Carrefour has extended a boycott on PepsiCo products to Spain, Italy and Belgium in a dispute over price increases.
The supermarket giant started to put up banners in its France stores yesterday (4 January) informing customers that Carrefour had dropped PepsiCo snacks and drinks from displays.
“We no longer sell this brand due to an unacceptable price increase,” the in-store signs say, a Carrefour spokesperson confirmed with Just Food this morning, acknowledging the banners have also now been put up in outlets in the three other European countries.
Europe is PepsiCo’s largest geographical market in terms of revenues. The boycott takes in brands such as Lay’s and Doritos snacks to 7Up and Pepsi beverages.
In the US food heavyweight’s 2022 fiscal year, the region contributed $12.7bn in revenue to the group total of $86.3bn, according to the company’s annual report for those 12 months. The contribution in Europe was equally split 50-50 between beverages and “convenient foods”.
PepsiCo’s 2023 financial year ended on 30 December, so any impact on sales is unlikely to be felt until at least the first quarter of the new year.
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A spokesperson for PepsiCo said in a brief statement: “We’ve been in discussion with Carrefour for many months and we will continue to engage in good faith in order to try to ensure that our products are available.”
Meanwhile, another supermarket behemoth in France – E. Leclerc – has upped the ante on food and drinks manufacturers in the country’s quest to put pressure on suppliers to bring down prices.
Preliminary figures published in France yesterday from the national statistics agency, Insee, showed food inflation continues to run much higher than that of average prices in the wider economy.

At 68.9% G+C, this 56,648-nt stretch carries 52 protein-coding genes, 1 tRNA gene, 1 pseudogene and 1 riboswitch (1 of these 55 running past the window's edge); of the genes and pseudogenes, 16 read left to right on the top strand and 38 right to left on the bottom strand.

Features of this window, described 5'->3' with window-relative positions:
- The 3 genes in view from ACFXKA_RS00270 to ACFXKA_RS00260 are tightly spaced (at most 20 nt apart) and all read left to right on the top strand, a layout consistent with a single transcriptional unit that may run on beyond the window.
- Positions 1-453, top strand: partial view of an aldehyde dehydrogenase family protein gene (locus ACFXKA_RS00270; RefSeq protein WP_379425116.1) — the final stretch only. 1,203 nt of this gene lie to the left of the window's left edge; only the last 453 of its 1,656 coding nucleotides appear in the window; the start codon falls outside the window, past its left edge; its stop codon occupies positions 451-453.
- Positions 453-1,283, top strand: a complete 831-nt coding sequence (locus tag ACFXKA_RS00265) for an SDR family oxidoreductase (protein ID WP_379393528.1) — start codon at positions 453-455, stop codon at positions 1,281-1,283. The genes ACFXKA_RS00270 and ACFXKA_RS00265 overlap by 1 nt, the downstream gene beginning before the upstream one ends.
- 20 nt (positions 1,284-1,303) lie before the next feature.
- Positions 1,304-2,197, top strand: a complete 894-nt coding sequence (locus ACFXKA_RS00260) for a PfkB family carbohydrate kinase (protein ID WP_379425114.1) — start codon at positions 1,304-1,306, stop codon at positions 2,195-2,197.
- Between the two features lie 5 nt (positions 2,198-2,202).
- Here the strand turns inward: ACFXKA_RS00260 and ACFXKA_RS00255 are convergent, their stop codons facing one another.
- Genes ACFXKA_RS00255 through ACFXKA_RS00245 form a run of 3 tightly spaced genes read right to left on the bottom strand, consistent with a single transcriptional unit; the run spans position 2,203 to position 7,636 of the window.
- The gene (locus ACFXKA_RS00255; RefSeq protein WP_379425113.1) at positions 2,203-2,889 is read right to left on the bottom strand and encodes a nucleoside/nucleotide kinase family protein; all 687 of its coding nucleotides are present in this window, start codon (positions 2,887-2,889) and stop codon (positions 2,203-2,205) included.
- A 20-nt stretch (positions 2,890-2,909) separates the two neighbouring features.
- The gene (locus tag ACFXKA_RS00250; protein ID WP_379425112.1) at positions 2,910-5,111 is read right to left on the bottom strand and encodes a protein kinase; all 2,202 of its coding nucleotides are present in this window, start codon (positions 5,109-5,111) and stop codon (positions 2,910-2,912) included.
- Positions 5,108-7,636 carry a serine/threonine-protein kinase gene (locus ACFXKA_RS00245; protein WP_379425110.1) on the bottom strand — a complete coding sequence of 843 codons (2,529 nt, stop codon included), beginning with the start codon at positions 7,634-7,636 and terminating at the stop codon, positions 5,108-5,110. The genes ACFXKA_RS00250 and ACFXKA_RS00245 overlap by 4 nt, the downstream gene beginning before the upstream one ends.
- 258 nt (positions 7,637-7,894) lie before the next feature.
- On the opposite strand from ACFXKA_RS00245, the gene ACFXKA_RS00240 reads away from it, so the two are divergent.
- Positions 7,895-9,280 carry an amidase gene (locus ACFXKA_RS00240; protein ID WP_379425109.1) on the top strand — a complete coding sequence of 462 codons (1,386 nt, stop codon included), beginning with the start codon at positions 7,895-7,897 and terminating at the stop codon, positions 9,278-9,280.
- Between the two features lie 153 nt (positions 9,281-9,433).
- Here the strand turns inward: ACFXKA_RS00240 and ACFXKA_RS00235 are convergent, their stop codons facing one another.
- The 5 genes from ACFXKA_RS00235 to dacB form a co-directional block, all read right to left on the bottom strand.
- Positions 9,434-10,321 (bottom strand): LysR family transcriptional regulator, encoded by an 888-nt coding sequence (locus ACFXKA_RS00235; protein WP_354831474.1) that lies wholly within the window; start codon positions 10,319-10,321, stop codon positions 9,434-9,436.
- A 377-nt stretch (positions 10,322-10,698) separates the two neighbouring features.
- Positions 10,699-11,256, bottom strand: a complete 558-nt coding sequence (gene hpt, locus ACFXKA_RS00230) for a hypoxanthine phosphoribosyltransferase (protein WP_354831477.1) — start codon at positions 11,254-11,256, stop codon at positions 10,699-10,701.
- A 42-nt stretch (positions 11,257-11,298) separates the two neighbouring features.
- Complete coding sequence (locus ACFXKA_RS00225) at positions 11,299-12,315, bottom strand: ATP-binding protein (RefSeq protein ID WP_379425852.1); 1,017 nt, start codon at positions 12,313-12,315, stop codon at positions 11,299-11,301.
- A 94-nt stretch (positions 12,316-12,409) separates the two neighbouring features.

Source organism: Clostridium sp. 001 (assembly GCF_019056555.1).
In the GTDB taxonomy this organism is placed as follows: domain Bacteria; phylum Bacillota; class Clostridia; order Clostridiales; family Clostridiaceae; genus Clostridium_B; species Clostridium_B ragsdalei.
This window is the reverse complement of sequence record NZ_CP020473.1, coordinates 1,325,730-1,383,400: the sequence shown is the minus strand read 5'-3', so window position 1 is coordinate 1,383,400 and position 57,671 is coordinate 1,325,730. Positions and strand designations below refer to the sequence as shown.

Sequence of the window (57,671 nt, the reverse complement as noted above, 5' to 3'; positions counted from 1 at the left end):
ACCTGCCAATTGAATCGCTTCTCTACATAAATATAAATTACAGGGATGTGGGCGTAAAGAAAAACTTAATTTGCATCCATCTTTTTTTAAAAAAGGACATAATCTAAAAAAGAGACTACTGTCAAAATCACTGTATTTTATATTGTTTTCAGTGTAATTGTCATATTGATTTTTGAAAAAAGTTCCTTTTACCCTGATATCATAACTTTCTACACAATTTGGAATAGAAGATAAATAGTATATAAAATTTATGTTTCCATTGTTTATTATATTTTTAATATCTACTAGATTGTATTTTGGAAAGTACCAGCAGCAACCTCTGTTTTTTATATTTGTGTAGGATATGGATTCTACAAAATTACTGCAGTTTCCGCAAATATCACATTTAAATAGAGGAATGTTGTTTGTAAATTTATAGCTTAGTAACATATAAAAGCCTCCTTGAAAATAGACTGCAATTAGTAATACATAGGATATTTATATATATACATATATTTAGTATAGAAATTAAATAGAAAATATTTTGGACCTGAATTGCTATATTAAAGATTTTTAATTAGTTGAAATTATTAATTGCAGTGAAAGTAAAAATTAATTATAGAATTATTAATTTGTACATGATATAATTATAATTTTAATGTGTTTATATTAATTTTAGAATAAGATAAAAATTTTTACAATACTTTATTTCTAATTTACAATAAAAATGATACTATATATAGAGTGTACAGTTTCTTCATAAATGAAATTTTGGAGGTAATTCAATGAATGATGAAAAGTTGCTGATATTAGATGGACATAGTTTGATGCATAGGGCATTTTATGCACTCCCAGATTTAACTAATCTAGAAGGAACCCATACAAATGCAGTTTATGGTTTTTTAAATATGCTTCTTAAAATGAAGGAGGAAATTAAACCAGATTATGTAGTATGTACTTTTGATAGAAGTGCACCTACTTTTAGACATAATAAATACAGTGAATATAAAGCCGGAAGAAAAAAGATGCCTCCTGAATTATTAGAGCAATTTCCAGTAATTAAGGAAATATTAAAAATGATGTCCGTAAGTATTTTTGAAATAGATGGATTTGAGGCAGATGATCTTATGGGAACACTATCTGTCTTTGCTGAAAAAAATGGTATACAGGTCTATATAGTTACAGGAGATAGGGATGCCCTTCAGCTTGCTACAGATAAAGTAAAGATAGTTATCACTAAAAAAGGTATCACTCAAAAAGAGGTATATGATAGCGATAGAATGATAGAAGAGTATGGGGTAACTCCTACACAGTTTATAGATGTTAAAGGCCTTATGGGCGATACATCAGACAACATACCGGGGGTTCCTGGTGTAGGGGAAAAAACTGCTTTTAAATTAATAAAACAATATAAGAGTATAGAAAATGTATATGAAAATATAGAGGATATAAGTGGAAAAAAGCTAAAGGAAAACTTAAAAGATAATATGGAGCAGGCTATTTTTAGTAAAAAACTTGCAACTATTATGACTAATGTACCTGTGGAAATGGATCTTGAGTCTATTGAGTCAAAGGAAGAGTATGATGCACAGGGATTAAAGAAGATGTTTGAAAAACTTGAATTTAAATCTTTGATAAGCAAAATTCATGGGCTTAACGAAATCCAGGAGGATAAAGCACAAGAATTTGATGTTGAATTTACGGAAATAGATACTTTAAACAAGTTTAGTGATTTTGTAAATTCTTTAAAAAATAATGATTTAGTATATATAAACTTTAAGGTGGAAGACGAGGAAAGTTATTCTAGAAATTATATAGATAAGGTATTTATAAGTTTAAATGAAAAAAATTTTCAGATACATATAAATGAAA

As first reported by Reuters today, the retailer’s president, Michel-Edouard Leclerc, has taken to LinkedIn to voice his opinion in the context of price negotiations taking place.
“You may have noticed that my colleagues and competitors, like me, are in the media a lot at the moment talking about the negotiations,” Leclerc wrote in the post.
He added: “Like you, we are fed up with inflation. You feel like you’ve been cheated. And since we’re in a period of negotiations, we’re putting pressure on our suppliers… And we put pressure on ourselves.
“In the coming month, we must therefore convince all those large suppliers who have made the mistake to increase their prices too much, to lower them now, or to moderate them.”
In September, Carrefour launched a ‘shrinkflation’ campaign in France to name suppliers reportedly reducing pack sizes without making a corresponding price cut. It was also targeted at PepsiCo, along with food majors Nestlé, Unilever and Lindt & Sprüngli.
French authorities have also joined the fight against shrinkflation. It has emerged that the government has reportedly applied to the EU to clear a move that would oblige grocers to tell consumers if a product has been reduced in size but its price has stayed the same.
In Italy, a three-month inflation-tackling agreement reached in September between the government and consumer-goods suppliers, including food producers, ended last month.
The pact had been agreed in an effort to control prices and bring some relief to consumers through the Christmas period.
It remains unseen so far in 2024 what new measures the Italian government might take to keep a cap on prices, as is the case in Spain, where authorities took some steps last year to reduce inflation pressures.